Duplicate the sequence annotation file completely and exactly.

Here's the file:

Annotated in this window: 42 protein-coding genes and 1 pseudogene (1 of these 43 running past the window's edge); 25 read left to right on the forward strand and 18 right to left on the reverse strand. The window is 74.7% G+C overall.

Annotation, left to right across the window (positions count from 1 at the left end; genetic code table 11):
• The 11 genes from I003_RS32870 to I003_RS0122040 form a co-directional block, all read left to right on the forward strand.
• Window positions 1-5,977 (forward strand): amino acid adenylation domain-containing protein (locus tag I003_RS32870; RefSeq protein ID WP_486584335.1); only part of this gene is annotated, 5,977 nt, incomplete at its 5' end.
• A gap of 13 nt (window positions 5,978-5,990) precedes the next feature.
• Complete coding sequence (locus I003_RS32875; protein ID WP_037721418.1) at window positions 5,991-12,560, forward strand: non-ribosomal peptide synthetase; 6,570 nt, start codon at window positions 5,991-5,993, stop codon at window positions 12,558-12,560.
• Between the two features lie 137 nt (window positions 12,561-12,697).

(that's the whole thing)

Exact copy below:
Annotated in this window: 42 protein-coding genes and 1 pseudogene (1 of these 43 running past the window's edge); 25 read left to right on the forward strand and 18 right to left on the reverse strand. The window is 74.7% G+C overall.

Annotation, left to right across the window (positions count from 1 at the left end; genetic code table 11):
• The 11 genes from I003_RS32870 to I003_RS0122040 form a co-directional block, all read left to right on the forward strand.
• Window positions 1-5,977 (forward strand): amino acid adenylation domain-containing protein (locus tag I003_RS32870; RefSeq protein ID WP_486584335.1); only part of this gene is annotated, 5,977 nt, incomplete at its 5' end.
• A gap of 13 nt (window positions 5,978-5,990) precedes the next feature.
• Complete coding sequence (locus I003_RS32875; protein ID WP_037721418.1) at window positions 5,991-12,560, forward strand: non-ribosomal peptide synthetase; 6,570 nt, start codon at window positions 5,991-5,993, stop codon at window positions 12,558-12,560.
• Between the two features lie 137 nt (window positions 12,561-12,697).